Location

Big Sky, Montana

Date

24-6-2009

Session

Session 4 – Hybrids Intro Lecture/Poster

Abstract

Novice drivers are over-represented in crashes involving turns across traffic at intersections and yet little is understood about the contributing factors. The current study proposed to explore the gap acceptance and turn time patterns of novice relative to experienced drivers when turning across traffic. Thirty novice and 30 experienced drivers each carried out a series of trials in a driving simulator that varied in their level of task demand – operationalised in terms of the gap between two successive oncoming vehicles. The novices accepted more gaps than the experienced drivers, although this effect was restricted to gaps falling within the decision “dilemma zone” (higher task demand). Examination of the turn time components for the accepted and, where appropriate, the rejected gaps, revealed that the performance of the novice drivers, in contrast with that of the experienced drivers, was not consistent with the changing task demands. These findings are interpreted in the context of differences between novice and experienced drivers’ calibration skill – that is, the ability to match task demands to one’s driving capabilities.

Rights

Copyright © 2009 the author(s)

DC Citation

Proceedings of the Fifth International Driving Symposium on Human Factors in Driver Assessment, Training and Vehicle Design, June 22-25, 2009, Big Sky, Montana. Iowa City, IA: Public Policy Center, University of Iowa, 2009: 228-235.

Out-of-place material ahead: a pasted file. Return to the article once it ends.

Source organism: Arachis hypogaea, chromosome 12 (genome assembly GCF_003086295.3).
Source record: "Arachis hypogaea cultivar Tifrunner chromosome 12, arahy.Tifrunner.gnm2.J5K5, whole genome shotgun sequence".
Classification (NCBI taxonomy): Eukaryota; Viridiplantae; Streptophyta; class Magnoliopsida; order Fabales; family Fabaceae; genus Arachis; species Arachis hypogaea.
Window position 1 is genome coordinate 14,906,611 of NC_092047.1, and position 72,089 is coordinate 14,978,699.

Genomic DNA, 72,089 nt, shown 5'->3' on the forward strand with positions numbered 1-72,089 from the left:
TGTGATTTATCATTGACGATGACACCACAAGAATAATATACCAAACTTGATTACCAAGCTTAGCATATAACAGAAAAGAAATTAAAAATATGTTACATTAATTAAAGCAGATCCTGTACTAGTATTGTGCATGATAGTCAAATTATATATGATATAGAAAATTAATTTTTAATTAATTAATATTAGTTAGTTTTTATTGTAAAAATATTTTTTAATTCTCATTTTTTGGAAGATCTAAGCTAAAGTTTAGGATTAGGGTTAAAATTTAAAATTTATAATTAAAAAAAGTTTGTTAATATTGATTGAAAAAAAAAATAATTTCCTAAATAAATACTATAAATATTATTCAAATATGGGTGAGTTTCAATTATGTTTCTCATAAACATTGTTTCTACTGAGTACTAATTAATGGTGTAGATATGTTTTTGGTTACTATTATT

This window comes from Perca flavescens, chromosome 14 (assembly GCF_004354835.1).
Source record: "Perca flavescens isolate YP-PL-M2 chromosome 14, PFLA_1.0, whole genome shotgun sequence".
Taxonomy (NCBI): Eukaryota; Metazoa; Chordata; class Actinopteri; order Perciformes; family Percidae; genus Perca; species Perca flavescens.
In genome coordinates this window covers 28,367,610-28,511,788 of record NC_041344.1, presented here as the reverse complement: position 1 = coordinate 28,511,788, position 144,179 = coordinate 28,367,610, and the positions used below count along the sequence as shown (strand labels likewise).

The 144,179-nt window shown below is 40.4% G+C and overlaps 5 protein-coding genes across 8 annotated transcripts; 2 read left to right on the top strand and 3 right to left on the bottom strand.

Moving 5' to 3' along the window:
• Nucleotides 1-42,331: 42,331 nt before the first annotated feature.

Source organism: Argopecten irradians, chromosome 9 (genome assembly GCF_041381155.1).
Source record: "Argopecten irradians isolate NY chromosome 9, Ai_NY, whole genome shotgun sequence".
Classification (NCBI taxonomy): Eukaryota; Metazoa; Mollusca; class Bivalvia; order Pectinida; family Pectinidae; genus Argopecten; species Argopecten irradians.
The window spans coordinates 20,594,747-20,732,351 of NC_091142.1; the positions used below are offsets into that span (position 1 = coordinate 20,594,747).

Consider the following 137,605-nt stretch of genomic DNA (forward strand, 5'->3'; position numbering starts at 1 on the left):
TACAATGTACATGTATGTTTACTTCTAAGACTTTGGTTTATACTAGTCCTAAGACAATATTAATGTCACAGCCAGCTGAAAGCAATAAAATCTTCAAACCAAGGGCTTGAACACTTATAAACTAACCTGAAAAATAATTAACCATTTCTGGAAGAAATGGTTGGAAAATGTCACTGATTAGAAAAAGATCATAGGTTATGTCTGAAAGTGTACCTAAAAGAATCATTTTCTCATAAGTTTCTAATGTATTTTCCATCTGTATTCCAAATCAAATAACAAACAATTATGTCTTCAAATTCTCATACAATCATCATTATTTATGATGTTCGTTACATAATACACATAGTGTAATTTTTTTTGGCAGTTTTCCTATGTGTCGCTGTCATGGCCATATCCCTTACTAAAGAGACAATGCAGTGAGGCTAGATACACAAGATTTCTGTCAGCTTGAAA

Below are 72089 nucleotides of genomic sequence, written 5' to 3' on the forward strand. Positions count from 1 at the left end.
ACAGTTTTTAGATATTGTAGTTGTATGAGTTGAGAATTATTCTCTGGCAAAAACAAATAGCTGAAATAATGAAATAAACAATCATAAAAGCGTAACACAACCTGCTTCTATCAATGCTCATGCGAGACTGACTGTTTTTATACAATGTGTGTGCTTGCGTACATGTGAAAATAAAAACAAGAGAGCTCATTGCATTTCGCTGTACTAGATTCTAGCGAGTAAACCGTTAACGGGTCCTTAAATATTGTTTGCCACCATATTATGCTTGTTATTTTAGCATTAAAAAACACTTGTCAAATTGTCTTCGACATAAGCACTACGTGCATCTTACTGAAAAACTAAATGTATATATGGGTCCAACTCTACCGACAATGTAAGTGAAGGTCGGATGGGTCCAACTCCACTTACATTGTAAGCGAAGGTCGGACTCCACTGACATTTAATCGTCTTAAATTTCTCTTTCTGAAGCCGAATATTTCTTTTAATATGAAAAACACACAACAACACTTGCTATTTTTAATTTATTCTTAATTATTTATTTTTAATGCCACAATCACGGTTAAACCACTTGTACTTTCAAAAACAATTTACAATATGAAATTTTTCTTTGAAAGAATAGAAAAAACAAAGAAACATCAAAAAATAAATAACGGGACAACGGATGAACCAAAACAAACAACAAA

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Jun 24th, 12:00 AM

Comparing the Gap Acceptance and Turn Time Patterns of Novice With Experienced Drivers for Turns Across Traffic

Big Sky, Montana

Novice drivers are over-represented in crashes involving turns across traffic at intersections and yet little is understood about the contributing factors. The current study proposed to explore the gap acceptance and turn time patterns of novice relative to experienced drivers when turning across traffic. Thirty novice and 30 experienced drivers each carried out a series of trials in a driving simulator that varied in their level of task demand – operationalised in terms of the gap between two successive oncoming vehicles. The novices accepted more gaps than the experienced drivers, although this effect was restricted to gaps falling within the decision “dilemma zone” (higher task demand). Examination of the turn time components for the accepted and, where appropriate, the rejected gaps, revealed that the performance of the novice drivers, in contrast with that of the experienced drivers, was not consistent with the changing task demands. These findings are interpreted in the context of differences between novice and experienced drivers’ calibration skill – that is, the ability to match task demands to one’s driving capabilities.